Lately we’ve been taking a look at CPU coolers for larger ATX setups in more traditional cases but with the recent Lunchbox build it is clear that the little guys need some attention. To that end we will be taking a look at the AXP-100 cooler from Thermalright and designed for ITX systems. We’ll be running the cooler through the same battery of tests as the rest of our coolers to see its performance against the big boys. Unfair for sure but as we have seen, ITX builds aren’t just for media centers anymore.

Product Name: Thermalright AXP-100

Review Sample provided by: Thermalright

Review by: Debo

Pictures by: Debo

Specifications

Cooler Unit

Model Number

AXP-100

Material & Finish

C1100 Pure copper nickel plated

Socket Compatibility

Intel: LGA 775/1150/1155/1156/1366/2011

AMD: AM2/AM2+/AM3/AM3+/FM1/FM2

Dimensions

121 mm x 105 mm x 44 mm

Weight

320g

PWM Fan

Dimensions

108 mm x 101 mm x 14 mm

RPM @ 100%

2500RPM

Airflow

44.5CFM

Noise @ 100%

30 dB(A)


Packaging

As far as the box the AXP-100 comes in, Thermalright spares us the frills and hype (and pretty much everything else) with an extremely simple cardboard box. The only things to see here are the products name and the Thermalright logo.

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With not much to go on with the outer packaging we are forced to dive right in and take a look at what is inside. The first thing we come across is the users’ manual and install guide followed by a box containing all of our installation brackets, screws and plates.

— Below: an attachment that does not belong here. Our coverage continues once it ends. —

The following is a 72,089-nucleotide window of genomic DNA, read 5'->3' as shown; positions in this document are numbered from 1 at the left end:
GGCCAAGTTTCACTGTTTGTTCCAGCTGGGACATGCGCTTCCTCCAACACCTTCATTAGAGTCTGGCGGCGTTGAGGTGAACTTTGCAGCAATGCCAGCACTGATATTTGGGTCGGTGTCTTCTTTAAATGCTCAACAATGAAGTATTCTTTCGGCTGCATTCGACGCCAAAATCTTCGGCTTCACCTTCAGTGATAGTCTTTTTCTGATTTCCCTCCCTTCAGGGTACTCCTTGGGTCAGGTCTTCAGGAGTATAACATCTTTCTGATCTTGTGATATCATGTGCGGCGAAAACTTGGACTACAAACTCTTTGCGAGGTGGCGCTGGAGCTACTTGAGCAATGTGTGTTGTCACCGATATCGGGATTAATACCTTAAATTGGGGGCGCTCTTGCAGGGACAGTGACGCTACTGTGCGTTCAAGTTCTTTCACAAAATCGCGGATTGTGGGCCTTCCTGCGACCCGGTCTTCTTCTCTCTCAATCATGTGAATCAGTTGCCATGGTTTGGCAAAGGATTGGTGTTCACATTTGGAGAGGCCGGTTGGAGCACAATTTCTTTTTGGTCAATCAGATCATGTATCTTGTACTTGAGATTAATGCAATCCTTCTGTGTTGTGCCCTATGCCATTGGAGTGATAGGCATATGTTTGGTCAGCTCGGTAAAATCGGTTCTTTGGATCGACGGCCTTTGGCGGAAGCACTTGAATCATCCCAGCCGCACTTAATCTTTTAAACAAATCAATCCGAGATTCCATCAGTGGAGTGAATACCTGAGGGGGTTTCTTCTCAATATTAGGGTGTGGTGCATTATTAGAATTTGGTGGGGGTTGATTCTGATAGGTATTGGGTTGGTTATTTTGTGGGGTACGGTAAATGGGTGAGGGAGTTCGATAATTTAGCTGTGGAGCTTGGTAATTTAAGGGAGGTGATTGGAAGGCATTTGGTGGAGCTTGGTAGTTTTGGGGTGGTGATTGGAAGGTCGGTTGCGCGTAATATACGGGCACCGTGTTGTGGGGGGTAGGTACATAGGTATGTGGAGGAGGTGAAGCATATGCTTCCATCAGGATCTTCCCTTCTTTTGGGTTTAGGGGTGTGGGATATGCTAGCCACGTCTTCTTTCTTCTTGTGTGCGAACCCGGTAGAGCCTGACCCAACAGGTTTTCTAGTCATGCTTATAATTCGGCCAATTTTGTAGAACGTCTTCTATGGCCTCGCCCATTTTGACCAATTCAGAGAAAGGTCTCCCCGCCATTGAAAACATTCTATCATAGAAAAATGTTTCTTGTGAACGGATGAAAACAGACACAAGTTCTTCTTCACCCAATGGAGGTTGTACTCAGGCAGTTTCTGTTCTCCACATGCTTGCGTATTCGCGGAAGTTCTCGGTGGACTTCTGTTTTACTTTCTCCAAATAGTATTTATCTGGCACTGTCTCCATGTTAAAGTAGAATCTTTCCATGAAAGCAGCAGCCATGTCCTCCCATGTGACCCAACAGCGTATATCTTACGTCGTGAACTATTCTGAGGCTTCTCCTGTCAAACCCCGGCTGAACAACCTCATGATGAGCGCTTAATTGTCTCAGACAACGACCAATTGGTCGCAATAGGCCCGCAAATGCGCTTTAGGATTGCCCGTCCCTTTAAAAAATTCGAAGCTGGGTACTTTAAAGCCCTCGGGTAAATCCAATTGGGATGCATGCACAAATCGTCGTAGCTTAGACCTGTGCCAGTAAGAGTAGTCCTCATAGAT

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The next thing we come across is the TY-100 fan which despite being only being a 100mm fan and coming in at an amazing half an inch thick, still manages to put out some impressive numbers. Like all cooler fans, it is PWM controlled to allow you to tweak speeds as you see fit.

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Last but not least we find the cooler tucked away under all the extras. The first thing you quickly notice is the fact that despite its size, the AXP-100 has an impressive six 6mm heatpipes to dissipate the heat through is aluminum fins. The heatpipes run through the mirrored finished, solid copper block but avoid direct contact. The entire package when assembled with the TY-100 fan comes in at under 6cm of total height.

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Testing Methodology

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Our testing rig is as follows:

•             Processor:  Intel Core i5-2500 @3.3GHz

•             Motherboard: Asus P8H61-M

•             HDDs: Seagate Barracuda ES.2 1TB

•             RAM: 8GB Kingston DDR3 1600

•             Video Card: NVIDIA GeForce GTX 560 Ti

•             Case: CoolerMaster xB

•             OS: Windows Home Premium x64

A total of two tests will be run. These tests are as follows:

•             A Peak Test with the supplied cooler and fan setup running Prime95 for a total of 30 minutes.